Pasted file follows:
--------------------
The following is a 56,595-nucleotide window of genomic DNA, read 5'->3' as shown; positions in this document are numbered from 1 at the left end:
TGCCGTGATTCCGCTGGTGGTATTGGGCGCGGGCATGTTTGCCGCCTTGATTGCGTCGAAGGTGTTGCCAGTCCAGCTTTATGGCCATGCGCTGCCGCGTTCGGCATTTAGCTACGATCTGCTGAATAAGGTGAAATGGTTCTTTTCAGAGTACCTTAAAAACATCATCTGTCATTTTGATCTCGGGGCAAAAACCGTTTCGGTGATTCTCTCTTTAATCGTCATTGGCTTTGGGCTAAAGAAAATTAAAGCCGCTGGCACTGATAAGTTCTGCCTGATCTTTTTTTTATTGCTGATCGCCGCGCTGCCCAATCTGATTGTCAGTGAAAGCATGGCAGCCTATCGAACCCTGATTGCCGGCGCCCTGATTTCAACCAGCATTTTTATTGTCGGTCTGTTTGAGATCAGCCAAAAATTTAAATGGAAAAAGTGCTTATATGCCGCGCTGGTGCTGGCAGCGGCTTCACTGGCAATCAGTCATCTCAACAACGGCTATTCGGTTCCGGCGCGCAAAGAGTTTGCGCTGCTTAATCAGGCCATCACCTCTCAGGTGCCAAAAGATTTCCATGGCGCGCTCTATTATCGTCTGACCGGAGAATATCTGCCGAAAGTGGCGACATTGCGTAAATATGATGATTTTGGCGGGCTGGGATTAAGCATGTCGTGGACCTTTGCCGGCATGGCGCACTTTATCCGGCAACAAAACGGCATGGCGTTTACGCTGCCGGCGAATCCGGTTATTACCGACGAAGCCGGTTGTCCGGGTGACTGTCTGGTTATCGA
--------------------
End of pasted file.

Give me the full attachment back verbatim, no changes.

The following is a 56,595-nucleotide window of genomic DNA, read 5'->3' as shown; positions in this document are numbered from 1 at the left end:
TGCCGTGATTCCGCTGGTGGTATTGGGCGCGGGCATGTTTGCCGCCTTGATTGCGTCGAAGGTGTTGCCAGTCCAGCTTTATGGCCATGCGCTGCCGCGTTCGGCATTTAGCTACGATCTGCTGAATAAGGTGAAATGGTTCTTTTCAGAGTACCTTAAAAACATCATCTGTCATTTTGATCTCGGGGCAAAAACCGTTTCGGTGATTCTCTCTTTAATCGTCATTGGCTTTGGGCTAAAGAAAATTAAAGCCGCTGGCACTGATAAGTTCTGCCTGATCTTTTTTTTATTGCTGATCGCCGCGCTGCCCAATCTGATTGTCAGTGAAAGCATGGCAGCCTATCGAACCCTGATTGCCGGCGCCCTGATTTCAACCAGCATTTTTATTGTCGGTCTGTTTGAGATCAGCCAAAAATTTAAATGGAAAAAGTGCTTATATGCCGCGCTGGTGCTGGCAGCGGCTTCACTGGCAATCAGTCATCTCAACAACGGCTATTCGGTTCCGGCGCGCAAAGAGTTTGCGCTGCTTAATCAGGCCATCACCTCTCAGGTGCCAAAAGATTTCCATGGCGCGCTCTATTATCGTCTGACCGGAGAATATCTGCCGAAAGTGGCGACATTGCGTAAATATGATGATTTTGGCGGGCTGGGATTAAGCATGTCGTGGACCTTTGCCGGCATGGCGCACTTTATCCGGCAACAAAACGGCATGGCGTTTACGCTGCCGGCGAATCCGGTTATTACCGACGAAGCCGGTTGTCCGGGTGACTGTCTGGTTATCGA